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Ambasciata Del Brasile di Roma
The Palazzo Pamphili, located in Parione, is facing one of the most picturesque squares and spectacular in the world.
The first core of the building located in Piazza Pasquino was bought in 1470 by Antonio Pamphili, tax attorney to the Apostolic Chamber, which immediately expanded it. The son Angelo married Emilia Millini, rich and noble Roman whose family owned several houses right on the Piazza Navona; nothing easier than to merge the property brought in dowry from Emilia to the existing building. The building of the Pamphili also grew through a series of acquisitions, until the end of the sixteenth century. But the real extension of Pamphili palace, as it appears today, was commissioned by Cardinal Giovanni Battista, who acquired, by virtue of its power, the homes of Millini and Cybo, all overlooking the square. The building was enlarged between the '40s and '50s,
Piazza Navona, 14 Roma (Rione XV Ponte) +39 06683981
up to the present size.
Around the middle of the square 600 was one of the main sites of the city is working on the building, adjacent to the buildings and in the center, the fountain was modeled destined to become its symbol. A real urban plan, in short, who would have turned this place into one of the most representative of Baroque Rome: an enclosed space, designed to inspire wonder in the visitor that, coming from narrow and dark, is amazed by so much magnificence and many masterpieces.
The palace, elegant and sober, was designed by Girolamo Rainaldi, one of the best interpreters of the seventeenth century. The architect worked on it really hard because everything had to be finished for the Jubilee of 1650. Pamphili The family lived in the palace until the middle of the 700. The last heir, Anna Pamphili, was married to Giovanni Andrea III Doria and since then the descendants who had the double surname Doria Pamphili, preferred to live another sumptuous residence in Via del Corso.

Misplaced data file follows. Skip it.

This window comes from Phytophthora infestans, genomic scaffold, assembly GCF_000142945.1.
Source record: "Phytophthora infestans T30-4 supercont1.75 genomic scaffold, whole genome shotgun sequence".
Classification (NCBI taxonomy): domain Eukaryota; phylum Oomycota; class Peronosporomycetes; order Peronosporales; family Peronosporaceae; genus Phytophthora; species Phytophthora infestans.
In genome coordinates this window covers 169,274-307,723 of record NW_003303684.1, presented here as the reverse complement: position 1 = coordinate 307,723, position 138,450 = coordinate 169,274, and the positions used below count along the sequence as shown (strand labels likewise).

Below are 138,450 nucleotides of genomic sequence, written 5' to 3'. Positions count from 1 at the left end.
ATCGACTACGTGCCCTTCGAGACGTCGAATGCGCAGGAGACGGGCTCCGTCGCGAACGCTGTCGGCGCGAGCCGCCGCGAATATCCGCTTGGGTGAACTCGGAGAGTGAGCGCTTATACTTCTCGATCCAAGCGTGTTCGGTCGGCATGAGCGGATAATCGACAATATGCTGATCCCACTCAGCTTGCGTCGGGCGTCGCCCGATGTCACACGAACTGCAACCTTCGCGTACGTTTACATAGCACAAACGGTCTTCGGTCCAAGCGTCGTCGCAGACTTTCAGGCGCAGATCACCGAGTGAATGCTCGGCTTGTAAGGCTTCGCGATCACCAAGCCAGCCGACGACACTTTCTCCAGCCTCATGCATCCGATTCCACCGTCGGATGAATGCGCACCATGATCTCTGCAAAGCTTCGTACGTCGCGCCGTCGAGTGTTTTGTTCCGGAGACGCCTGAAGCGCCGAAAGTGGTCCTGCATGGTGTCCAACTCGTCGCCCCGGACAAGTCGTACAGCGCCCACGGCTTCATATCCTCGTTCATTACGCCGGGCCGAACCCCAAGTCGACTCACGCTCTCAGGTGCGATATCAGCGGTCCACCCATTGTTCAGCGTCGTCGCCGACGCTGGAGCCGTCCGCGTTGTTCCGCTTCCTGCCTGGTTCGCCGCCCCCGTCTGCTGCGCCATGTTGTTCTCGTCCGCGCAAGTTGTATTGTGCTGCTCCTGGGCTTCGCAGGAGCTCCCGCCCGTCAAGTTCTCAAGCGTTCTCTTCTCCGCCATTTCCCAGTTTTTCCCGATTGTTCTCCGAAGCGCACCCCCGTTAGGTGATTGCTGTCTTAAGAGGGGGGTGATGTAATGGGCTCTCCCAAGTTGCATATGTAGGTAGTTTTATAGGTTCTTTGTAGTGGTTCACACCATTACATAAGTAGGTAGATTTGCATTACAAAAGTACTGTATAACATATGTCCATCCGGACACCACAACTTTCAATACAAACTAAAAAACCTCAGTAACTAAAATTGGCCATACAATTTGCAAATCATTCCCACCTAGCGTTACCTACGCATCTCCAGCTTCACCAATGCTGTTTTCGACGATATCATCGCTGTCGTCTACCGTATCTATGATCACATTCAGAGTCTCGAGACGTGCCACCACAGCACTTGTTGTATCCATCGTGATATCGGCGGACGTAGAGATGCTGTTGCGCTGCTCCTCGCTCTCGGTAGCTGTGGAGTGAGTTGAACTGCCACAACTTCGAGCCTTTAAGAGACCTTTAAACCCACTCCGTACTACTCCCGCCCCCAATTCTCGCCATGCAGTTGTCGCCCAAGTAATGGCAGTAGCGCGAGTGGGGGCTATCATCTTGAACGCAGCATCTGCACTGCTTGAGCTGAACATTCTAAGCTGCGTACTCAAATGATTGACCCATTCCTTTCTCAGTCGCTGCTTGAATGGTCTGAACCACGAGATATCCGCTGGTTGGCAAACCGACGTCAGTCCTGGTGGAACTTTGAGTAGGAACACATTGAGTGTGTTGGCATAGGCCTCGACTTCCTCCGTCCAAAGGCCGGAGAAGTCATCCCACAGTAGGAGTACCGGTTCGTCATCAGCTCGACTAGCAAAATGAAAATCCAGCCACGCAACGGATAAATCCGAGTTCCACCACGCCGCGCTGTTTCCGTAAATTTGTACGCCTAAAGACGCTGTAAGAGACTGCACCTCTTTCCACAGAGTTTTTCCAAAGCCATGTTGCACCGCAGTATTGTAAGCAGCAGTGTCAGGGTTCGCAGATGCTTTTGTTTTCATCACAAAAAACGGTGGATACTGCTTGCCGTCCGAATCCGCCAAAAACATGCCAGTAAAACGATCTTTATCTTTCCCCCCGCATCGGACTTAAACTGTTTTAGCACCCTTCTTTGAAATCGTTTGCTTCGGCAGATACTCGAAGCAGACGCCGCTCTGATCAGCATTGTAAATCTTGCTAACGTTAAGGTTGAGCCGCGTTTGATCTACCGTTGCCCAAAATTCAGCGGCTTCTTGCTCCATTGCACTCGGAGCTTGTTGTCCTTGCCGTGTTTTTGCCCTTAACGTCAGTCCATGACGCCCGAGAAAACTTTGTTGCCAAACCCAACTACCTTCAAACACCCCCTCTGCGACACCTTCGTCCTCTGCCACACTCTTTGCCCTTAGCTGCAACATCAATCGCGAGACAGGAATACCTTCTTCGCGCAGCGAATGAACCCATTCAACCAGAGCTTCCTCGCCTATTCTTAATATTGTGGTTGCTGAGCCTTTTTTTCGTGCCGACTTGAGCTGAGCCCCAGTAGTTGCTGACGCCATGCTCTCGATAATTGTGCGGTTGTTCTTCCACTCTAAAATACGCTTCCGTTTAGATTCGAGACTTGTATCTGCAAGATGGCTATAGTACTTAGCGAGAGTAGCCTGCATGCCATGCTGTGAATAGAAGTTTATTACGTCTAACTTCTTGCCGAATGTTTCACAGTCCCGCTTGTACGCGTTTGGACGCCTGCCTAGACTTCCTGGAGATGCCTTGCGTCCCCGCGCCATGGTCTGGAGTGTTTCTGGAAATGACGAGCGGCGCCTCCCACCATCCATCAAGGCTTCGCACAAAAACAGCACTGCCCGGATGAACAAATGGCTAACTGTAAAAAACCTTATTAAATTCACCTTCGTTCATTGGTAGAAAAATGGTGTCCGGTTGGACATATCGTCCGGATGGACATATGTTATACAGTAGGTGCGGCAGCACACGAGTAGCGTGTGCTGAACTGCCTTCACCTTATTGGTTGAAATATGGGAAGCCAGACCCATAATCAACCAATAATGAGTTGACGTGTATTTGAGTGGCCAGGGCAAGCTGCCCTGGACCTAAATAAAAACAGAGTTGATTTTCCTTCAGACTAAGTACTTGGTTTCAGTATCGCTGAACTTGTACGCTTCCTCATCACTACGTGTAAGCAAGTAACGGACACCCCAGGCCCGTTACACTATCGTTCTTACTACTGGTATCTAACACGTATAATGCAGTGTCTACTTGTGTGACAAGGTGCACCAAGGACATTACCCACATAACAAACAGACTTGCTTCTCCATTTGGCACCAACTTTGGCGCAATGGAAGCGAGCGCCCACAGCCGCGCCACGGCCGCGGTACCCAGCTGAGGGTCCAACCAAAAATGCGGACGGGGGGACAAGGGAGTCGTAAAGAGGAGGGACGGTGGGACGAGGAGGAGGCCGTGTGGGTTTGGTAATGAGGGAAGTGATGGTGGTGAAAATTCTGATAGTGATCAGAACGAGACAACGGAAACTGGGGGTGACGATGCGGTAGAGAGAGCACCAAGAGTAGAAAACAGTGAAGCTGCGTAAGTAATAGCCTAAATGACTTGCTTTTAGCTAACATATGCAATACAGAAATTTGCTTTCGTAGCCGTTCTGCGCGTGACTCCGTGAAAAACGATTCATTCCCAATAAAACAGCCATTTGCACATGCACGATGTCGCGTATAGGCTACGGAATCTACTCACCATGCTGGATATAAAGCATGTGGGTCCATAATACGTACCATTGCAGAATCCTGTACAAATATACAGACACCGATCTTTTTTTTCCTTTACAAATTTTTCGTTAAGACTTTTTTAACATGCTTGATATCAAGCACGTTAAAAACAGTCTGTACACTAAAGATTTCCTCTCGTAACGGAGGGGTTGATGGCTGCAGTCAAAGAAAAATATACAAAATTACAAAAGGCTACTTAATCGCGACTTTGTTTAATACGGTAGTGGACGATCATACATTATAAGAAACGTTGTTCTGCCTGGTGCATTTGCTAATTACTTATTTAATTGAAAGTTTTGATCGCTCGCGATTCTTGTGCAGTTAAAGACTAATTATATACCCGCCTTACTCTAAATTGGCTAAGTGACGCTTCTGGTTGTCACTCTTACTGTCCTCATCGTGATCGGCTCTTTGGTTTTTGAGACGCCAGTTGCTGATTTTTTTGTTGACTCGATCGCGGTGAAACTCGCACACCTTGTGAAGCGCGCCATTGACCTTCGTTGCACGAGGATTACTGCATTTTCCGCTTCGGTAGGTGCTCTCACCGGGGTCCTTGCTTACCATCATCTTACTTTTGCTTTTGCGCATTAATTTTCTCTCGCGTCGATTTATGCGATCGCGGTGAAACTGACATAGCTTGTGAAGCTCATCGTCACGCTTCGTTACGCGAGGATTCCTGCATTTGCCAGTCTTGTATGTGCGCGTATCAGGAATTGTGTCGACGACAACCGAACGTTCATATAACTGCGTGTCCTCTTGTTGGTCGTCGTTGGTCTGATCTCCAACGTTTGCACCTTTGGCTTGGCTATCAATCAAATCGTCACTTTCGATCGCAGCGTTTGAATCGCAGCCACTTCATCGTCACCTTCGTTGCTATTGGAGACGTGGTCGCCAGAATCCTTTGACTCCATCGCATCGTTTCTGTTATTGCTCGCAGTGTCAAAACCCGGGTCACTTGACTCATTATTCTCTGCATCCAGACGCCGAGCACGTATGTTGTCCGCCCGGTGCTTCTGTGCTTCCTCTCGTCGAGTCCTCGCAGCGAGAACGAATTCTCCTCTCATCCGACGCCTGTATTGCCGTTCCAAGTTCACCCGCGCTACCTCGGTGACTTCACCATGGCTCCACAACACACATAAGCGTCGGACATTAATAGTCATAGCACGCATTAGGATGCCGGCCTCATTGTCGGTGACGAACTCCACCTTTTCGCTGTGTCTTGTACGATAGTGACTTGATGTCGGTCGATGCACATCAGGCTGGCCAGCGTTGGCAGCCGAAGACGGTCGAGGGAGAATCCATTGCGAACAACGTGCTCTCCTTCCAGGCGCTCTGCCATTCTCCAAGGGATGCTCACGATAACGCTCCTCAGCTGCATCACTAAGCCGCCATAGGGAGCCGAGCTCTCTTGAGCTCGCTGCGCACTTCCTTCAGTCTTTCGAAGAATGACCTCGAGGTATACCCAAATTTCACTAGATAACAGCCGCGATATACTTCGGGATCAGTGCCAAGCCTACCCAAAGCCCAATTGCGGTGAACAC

The Palace of Piazza Navona was soon after hired to cardinals and intellectuals, among whom we remember Vincenzo Monti, who lived there in 1778. In 1824 the first floor was the residence of the Minister of Russia, and later lived there BRIGNOLA Cardinal Riario Sforza and Thomas who died there in 1857.
Shortly after, the building was used as headquarters of the Accademia Filarmonica Romana, and it was then that the Roman architect Andrea Vici Busiris was called to restore the large living room located on the main floor, named after the famous composer Pierluigi da Palestrina.
During the early years of the twentieth century, part of the building was rented to retirees, while the ground floor there were shops, garages, restorers and stores of various kinds. Around 1920, a part of the building was leased to the Brazilian government, who made a diplomatic mission. At the time, little was said of this lease that the Princess Orietta Doria Pamphili had concluded with the Brazilian government. But in 1960, what was a simple lease would be transformed into the sales contract. The public and the press manifested opposing views and asked the Italian State to exercise its right of first refusal, which could be exercised within two months of notification of the deed of sale. The much-discussed purchase was perfected between October and November 1960 by the Brazilian government. The then Ambassador of Brazil Gouthier Ugo de Oliveira Gondim indissolubly linked his name to the advantageous purchase of the building for an amount of 900,000,000 lire. After just one year of purchase, the entire complex had been restored. Consolidated restored the building and the interior rooms, all in accordance with the Superintendent of Fine Arts, as it was called at the time, the new embassy was opened in early November 1961. Restoration work cost the Government Brazil's 350 million lire.